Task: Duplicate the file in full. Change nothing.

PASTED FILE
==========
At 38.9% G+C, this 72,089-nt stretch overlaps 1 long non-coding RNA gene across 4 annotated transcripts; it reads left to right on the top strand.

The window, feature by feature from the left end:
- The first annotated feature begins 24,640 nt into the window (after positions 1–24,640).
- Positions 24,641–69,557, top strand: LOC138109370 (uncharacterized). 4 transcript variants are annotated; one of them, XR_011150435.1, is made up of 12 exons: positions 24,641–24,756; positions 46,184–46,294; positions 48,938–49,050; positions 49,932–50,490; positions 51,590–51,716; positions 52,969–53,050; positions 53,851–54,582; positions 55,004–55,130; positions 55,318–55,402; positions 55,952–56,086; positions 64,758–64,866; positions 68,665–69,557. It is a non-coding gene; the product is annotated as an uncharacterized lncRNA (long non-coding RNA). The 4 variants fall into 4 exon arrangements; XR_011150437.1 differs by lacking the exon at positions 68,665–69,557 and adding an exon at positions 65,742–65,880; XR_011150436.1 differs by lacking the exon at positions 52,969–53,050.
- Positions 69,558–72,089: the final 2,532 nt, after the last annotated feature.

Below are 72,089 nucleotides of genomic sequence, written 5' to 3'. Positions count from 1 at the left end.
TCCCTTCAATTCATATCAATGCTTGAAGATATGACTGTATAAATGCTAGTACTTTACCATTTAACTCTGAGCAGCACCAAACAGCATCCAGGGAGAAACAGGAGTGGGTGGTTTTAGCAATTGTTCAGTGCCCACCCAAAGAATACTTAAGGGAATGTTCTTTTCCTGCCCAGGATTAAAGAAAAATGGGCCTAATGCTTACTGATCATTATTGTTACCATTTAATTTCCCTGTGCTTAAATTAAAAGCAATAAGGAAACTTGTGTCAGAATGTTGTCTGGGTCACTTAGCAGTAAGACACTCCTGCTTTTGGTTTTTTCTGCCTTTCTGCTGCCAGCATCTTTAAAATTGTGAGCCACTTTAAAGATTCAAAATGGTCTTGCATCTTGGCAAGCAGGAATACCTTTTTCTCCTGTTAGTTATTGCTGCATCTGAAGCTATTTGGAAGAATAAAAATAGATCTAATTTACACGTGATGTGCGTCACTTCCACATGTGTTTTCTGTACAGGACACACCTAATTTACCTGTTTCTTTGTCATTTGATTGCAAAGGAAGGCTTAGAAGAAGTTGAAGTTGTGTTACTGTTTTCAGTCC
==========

At 38.9% G+C, this 72,089-nt stretch overlaps 1 long non-coding RNA gene across 4 annotated transcripts; it reads left to right on the top strand.

The window, feature by feature from the left end:
- The first annotated feature begins 24,640 nt into the window (after positions 1–24,640).
- Positions 24,641–69,557, top strand: LOC138109370 (uncharacterized). 4 transcript variants are annotated; one of them, XR_011150435.1, is made up of 12 exons: positions 24,641–24,756; positions 46,184–46,294; positions 48,938–49,050; positions 49,932–50,490; positions 51,590–51,716; positions 52,969–53,050; positions 53,851–54,582; positions 55,004–55,130; positions 55,318–55,402; positions 55,952–56,086; positions 64,758–64,866; positions 68,665–69,557. It is a non-coding gene; the product is annotated as an uncharacterized lncRNA (long non-coding RNA). The 4 variants fall into 4 exon arrangements; XR_011150437.1 differs by lacking the exon at positions 68,665–69,557 and adding an exon at positions 65,742–65,880; XR_011150436.1 differs by lacking the exon at positions 52,969–53,050.
- Positions 69,558–72,089: the final 2,532 nt, after the last annotated feature.

Below are 72,089 nucleotides of genomic sequence, written 5' to 3'. Positions count from 1 at the left end.
TCCCTTCAATTCATATCAATGCTTGAAGATATGACTGTATAAATGCTAGTACTTTACCATTTAACTCTGAGCAGCACCAAACAGCATCCAGGGAGAAACAGGAGTGGGTGGTTTTAGCAATTGTTCAGTGCCCACCCAAAGAATACTTAAGGGAATGTTCTTTTCCTGCCCAGGATTAAAGAAAAATGGGCCTAATGCTTACTGATCATTATTGTTACCATTTAATTTCCCTGTGCTTAAATTAAAAGCAATAAGGAAACTTGTGTCAGAATGTTGTCTGGGTCACTTAGCAGTAAGACACTCCTGCTTTTGGTTTTTTCTGCCTTTCTGCTGCCAGCATCTTTAAAATTGTGAGCCACTTTAAAGATTCAAAATGGTCTTGCATCTTGGCAAGCAGGAATACCTTTTTCTCCTGTTAGTTATTGCTGCATCTGAAGCTATTTGGAAGAATAAAAATAGATCTAATTTACACGTGATGTGCGTCACTTCCACATGTGTTTTCTGTACAGGACACACCTAATTTACCTGTTTCTTTGTCATTTGATTGCAAAGGAAGGCTTAGAAGAAGTTGAAGTTGTGTTACTGTTTTCAGTCC